The government has failed to work sufficiently closely with the charity sector on a coronavirus rescue package and is treating the ongoing financial crisis in the sector as an “academic exercise”, the chief executive of the National Council for Voluntary Organisations has told MPs.
Speaking in a virtual meeting of the Digital, Culture, Media and Sport Select Committee yesterday, Karl Wilding said that although the government had last week promised a rescue package for the charity sector, he had not been told any details, despite colleagues providing the government with ample evidence of the sector’s need for financial support.
“I feel at times we are informed, but not involved,” said Wilding.
“I have no details on what that package will look like. I have no details on what the scale of that package will look like.”
Boris Johnson, the Prime Minister, said during Prime Minister’s Questions last Wednesday that ministerial colleagues were working on a “package” for the charitable sector, but no details have yet been forthcoming.
Wilding told MPs – who appeared on video link – that “literally every day counts” in rescuing the nation’s charities during the pandemic. He added that “it feels at times like this is an academic exercise in government”.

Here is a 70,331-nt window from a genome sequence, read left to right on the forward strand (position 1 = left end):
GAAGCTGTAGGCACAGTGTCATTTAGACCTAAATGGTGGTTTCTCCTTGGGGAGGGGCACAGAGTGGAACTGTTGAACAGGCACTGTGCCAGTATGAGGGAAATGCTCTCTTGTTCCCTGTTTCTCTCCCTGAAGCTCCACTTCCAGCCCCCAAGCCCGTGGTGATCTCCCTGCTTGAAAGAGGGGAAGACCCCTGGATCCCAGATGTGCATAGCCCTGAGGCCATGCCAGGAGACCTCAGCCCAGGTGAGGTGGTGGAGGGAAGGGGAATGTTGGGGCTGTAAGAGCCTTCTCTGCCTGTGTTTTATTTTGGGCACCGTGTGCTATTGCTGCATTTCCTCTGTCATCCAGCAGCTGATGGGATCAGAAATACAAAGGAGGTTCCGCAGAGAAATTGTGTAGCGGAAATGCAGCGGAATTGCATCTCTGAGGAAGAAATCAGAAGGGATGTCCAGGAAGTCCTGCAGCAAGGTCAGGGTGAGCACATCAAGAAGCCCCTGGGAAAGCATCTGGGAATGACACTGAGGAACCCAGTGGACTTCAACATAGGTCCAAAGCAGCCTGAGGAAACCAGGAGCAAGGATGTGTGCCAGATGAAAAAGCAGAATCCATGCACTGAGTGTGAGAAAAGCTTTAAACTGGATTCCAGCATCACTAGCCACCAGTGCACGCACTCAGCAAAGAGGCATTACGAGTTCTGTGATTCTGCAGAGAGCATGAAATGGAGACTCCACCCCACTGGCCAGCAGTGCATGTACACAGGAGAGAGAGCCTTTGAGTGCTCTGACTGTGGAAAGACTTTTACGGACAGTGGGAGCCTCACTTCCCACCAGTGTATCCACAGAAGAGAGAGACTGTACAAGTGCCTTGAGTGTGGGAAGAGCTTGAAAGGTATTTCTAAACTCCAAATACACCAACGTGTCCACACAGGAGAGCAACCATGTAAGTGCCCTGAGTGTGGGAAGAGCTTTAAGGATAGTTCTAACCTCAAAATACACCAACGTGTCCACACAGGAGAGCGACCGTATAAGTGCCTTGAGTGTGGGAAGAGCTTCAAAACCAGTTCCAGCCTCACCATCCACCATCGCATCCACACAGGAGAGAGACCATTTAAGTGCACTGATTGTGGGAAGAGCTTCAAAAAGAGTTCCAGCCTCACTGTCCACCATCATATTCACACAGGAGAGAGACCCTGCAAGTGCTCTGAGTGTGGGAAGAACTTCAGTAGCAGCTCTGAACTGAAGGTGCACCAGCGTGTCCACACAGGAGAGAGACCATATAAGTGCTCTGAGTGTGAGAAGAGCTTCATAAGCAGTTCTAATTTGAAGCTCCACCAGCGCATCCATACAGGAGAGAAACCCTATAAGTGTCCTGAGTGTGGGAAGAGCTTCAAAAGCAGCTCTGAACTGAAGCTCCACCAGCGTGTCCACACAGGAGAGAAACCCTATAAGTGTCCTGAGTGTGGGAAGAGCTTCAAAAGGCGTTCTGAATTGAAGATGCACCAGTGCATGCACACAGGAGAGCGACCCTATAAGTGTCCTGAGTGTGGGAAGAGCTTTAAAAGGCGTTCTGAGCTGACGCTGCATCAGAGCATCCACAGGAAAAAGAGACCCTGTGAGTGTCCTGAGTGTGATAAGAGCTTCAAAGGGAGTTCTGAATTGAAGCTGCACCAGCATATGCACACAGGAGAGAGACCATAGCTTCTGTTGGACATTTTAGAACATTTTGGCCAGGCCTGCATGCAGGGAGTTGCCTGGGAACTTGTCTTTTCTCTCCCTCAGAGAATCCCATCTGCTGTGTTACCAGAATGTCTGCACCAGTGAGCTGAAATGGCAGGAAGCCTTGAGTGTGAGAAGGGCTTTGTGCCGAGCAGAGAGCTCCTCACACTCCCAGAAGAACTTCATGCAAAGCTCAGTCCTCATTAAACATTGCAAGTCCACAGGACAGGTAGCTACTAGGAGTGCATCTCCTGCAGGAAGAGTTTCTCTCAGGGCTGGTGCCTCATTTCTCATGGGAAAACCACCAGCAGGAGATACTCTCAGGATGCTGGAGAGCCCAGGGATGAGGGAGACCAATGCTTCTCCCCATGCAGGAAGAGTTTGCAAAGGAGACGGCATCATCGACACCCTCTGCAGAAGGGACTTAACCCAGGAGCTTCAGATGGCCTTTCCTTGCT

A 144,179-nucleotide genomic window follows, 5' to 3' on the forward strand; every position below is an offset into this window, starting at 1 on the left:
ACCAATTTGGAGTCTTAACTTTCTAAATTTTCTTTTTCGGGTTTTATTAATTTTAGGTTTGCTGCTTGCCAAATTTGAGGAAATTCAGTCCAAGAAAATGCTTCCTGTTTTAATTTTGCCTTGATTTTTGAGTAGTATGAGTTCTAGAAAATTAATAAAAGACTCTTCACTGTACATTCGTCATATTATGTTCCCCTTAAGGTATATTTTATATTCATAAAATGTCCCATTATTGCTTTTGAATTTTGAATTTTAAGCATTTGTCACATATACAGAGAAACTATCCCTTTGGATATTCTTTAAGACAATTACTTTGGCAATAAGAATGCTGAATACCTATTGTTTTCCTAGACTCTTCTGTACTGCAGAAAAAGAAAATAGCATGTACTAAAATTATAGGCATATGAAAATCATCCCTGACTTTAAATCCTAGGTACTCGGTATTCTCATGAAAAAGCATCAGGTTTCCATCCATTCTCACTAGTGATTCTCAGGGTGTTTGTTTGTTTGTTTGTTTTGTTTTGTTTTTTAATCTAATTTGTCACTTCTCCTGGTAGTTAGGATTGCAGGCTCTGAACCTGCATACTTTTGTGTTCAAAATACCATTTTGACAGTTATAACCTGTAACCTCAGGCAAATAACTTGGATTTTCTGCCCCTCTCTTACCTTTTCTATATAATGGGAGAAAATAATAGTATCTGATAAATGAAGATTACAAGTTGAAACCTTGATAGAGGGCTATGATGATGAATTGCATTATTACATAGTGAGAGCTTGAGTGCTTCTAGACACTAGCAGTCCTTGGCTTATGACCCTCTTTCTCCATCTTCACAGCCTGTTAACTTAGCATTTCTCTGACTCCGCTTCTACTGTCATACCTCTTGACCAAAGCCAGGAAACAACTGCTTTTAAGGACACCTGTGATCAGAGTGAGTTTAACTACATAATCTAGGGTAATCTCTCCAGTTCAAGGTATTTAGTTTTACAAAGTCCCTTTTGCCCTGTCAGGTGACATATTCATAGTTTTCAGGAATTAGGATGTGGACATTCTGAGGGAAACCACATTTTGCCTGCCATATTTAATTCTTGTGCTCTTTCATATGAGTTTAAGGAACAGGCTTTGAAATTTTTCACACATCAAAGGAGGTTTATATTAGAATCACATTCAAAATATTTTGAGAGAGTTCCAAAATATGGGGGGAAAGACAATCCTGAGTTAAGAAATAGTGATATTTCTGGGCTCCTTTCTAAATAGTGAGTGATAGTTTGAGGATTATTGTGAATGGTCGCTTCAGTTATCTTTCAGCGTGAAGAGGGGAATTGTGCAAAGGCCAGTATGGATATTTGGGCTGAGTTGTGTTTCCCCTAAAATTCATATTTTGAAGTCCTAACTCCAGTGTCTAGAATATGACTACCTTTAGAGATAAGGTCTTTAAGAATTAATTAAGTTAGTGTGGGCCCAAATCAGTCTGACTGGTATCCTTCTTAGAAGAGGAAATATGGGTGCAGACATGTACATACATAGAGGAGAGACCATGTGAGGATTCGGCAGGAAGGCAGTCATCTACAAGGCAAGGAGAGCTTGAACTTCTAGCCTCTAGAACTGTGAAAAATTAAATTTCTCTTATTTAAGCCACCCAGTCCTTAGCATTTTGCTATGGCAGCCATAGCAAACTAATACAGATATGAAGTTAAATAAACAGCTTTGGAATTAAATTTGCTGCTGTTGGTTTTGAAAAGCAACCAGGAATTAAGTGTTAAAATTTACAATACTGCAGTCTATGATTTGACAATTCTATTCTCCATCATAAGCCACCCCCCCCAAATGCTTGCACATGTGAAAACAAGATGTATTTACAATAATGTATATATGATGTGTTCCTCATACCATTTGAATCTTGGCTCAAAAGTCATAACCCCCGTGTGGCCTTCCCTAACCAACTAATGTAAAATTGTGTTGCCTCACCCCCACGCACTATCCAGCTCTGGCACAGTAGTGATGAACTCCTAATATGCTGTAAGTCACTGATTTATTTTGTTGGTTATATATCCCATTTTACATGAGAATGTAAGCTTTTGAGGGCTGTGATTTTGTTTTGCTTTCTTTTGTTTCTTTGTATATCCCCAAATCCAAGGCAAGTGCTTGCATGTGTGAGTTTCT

He said only a quarter of charities had reserves sufficient for the next three months, let alone the possible six months that social distancing measures could last to prevent the spread of Covid-19.
“We are not just here with a begging bowl,” Wilding said. “We are not here because I think charities have a right to survive.
“But I absolutely think that people have a right to the services we provide.”
The government’s understanding of the sector “lags somewhat behind what the reality is”, Wilding said. “We’re not better than the public sector, but we are partners with the public sector,” he told MPs.
“We are part of the solution here. And it is frustrating sometimes that we are not seen as part of the solution, but are seen as part of the problem.”
Wilding also said that furloughing staff was suitable for only one in three charities at the moment, with staff paid for by public money excluded from eligibility for the scheme.
Furloughing is where staff are temporarily stood down from work, with up to 80 per cent of employees’ wages covered by the government during the pandemic up to a maximum of £2,500 per month.
Wilding said charities were facing increased demands for their services at the moment, and for this reason many were unable to take up the furloughing scheme.
“The furloughing scheme is welcome, and it works for some organisations,” Wilding said. “We agree with the intent, but unfortunately the design does not match.
“The problem is that the furloughing scheme means you are standing down staff at exactly the time when you want them to step up. Mothballing staff when demand is increasing is the opposite of what you need to do. You need to mobilise them.”